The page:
What To Consider Before You Change Your Major

What To Consider Before You Change Your Major
What To Consider Before You Change Your Major

At the start of a new year and a new semester, your consideration of a change to your major is not shocking. As many as half of all students will make this change at some point, and many more consider it but choose to press ahead in their current field of study to graduate “on time,” minimizing their college expenses.

However, determining the right area of study can be a real challenge. Thinking about changing your major? Join the crowd. You are in the majority of college students. National statistics show that about three-quarters of all students change majors during their college careers.


What to consider before you change your major


1. WHY are you looking for the change?

Can you pinpoint what you don’t like about your old major? Is it different from your “going in” expectations, or has your thinking evolved in terms of your interest? Are there any elements of it that you do like? If so, what? Were there any classes within that field of study that were of interest to you? Spending some time thinking about what you liked and didn’t enjoy will give you clues about the characteristics of a new major that might make it a better fit.


2. What impact will the change have upon your graduation timing (and related cost)?

College is expensive, Costly. Do you understand the impact this move will have on your ability to graduate when you had expected to do so? There’s no requirement to take a job within your field of study, so can you finish college in your original major and still get a job in a related field that might be more appealing to you? For instance, with a degree in Engineering, you can sell technical products. This job will pay well, leverage your technical knowledge, and be different from practicing as an engineer.


3. Have you thoroughly researched your new major?

Often, students are unhappy in a major and want to get out of it as quickly as possible. Because of that, they don’t always look before they leap. So I’m OK with you changing majors once. I’m a bit less excited about you changing it twice, and at some point, I suggest that you get your degree, get a year or two of work experience, and then consider a graduate degree in a field you have now decided is your passion.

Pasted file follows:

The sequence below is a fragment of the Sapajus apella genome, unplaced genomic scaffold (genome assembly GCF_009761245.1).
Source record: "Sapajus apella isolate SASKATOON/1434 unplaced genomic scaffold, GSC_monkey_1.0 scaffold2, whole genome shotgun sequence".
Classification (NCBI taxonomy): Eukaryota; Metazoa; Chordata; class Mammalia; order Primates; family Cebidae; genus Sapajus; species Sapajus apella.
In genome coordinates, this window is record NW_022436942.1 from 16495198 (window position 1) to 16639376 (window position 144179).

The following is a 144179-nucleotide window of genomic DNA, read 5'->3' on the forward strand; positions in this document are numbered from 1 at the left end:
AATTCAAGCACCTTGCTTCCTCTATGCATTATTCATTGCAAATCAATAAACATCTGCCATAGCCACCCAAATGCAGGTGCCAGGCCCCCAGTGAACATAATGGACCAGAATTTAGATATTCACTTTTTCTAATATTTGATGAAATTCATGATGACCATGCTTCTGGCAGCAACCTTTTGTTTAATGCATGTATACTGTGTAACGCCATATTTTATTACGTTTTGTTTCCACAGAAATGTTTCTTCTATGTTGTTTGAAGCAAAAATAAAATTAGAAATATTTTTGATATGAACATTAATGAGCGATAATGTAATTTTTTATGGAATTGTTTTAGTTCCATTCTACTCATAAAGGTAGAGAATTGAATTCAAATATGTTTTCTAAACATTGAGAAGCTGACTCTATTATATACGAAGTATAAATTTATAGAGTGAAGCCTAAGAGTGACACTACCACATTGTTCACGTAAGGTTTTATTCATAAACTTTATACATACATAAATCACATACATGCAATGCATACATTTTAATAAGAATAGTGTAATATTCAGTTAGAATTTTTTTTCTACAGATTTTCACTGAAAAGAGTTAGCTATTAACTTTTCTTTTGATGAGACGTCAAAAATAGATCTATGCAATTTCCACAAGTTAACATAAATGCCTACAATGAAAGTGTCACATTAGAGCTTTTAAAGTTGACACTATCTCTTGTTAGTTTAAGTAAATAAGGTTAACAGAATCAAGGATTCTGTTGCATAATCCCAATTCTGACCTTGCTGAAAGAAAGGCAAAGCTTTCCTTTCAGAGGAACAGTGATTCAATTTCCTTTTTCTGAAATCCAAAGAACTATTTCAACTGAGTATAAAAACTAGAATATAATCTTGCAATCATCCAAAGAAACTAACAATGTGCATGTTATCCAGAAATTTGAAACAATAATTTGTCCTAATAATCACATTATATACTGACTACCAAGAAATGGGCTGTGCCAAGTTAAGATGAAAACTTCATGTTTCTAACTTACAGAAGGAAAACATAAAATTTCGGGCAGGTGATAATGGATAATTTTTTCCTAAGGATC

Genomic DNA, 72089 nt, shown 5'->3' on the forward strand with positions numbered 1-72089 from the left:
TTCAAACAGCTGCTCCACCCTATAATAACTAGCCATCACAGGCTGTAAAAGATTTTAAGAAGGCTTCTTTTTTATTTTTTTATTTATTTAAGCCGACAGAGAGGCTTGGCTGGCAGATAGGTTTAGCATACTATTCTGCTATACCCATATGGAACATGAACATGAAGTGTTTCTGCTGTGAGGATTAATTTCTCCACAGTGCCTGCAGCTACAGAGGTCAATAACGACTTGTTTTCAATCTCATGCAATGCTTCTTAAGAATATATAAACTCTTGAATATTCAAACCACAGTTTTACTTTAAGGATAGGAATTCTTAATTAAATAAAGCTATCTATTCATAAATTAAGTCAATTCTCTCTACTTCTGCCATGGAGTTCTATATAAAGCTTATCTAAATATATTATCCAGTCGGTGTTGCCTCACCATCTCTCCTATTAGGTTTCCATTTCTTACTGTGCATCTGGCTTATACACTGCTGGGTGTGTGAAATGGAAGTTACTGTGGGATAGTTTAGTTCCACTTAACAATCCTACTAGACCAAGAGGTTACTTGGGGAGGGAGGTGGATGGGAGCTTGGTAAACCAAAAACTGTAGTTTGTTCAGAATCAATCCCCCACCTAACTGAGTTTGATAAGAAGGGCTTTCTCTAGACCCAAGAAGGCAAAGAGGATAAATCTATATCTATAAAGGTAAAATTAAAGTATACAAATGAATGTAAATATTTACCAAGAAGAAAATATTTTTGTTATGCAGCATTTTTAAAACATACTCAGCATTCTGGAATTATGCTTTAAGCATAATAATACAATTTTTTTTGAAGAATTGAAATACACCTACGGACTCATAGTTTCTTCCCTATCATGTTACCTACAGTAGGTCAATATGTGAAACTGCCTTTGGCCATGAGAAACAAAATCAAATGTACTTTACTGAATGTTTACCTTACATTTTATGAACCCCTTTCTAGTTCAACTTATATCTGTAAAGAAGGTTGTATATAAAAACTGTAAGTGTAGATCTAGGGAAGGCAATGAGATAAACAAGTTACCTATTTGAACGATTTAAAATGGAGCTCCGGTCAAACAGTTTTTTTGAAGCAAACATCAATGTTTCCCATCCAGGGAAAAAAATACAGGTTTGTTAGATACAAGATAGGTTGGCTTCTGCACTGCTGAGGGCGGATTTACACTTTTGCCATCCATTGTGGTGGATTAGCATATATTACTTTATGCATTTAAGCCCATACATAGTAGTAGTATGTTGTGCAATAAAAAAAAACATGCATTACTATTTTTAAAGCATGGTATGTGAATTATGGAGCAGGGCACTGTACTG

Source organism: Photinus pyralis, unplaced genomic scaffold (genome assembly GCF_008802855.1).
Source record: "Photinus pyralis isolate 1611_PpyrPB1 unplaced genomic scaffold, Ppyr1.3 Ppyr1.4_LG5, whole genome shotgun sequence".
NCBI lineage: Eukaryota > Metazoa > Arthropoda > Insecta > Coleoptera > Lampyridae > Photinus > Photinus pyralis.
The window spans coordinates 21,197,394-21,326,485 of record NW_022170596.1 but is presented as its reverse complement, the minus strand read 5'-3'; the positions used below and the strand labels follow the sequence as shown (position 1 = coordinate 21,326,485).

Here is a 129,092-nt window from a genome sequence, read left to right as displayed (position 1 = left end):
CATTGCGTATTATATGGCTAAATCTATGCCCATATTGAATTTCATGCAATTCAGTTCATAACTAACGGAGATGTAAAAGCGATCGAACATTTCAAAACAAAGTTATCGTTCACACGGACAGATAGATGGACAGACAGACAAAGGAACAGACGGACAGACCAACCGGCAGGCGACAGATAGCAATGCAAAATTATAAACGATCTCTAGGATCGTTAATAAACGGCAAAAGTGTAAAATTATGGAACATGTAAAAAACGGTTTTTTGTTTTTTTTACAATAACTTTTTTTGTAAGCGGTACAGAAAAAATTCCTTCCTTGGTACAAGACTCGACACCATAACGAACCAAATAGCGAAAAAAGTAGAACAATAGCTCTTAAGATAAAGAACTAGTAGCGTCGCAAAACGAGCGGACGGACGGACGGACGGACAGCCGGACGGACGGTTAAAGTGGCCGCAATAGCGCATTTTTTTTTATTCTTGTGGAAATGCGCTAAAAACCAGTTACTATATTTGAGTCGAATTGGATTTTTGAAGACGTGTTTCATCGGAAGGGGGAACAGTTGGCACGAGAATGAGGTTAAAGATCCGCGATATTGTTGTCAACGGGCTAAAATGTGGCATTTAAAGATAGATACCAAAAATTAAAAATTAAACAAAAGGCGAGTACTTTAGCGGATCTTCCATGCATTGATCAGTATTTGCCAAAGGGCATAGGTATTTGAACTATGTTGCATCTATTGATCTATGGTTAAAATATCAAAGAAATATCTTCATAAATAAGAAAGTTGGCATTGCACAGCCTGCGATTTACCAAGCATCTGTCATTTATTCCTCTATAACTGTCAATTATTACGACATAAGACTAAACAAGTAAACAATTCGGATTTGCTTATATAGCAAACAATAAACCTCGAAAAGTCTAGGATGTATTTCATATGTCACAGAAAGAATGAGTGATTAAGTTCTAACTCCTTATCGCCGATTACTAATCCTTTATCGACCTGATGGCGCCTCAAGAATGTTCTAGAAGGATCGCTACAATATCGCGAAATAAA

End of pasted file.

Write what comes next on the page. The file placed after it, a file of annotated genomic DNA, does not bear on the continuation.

Given all this, make sure you understand the course requirements of a new major and the job prospects in that field before making the jump. In addition, understand starting salaries and typical salary progression in that field. Finally, if possible, spend time shadowing professionals in that field to get as good an indication as possible as to whether or not it’s a fit for you.



4. What year are you in school?

If you are a senior, it’s way too late to change your major in almost every case. Rather than change your major, pick up a double major, a minor, or an independent study with a professor in your new area of interest (assuming you can do this and still graduate on time). If you are a junior, proceed with caution, heeding Pat’s advice.

Sophomores, you are best suited to change majors from a timing standpoint, but first-year students, beware. You only get one chance to change your major without looking like you’re fishing for your interests and abilities– – are you sure you want to use your free spin card so early?


5. How are you doing in your classes?

Your question doesn’t tell us whether your unhappiness results from not doing well in your current classes or other reasons. If you are failing out of your major or are headed in that direction, it might be the right time to change majors. On the other hand, if you’re doing well, I’d strongly re-consider changing majors even if this major is not your heart’s desire. You can always branch out from a solid foundation into other areas without changing your major.


6. Are you unhappy with other aspects of your life right now?

You mention being unhappy with your major. Are you sure the problem is your major? I always discourage people from making major decisions from a place of anger or unhappiness. If you are unhappy with other things in your life right now, changing your major won’t change your unhappiness. It may just introduce some of the other problems Pat mentions above.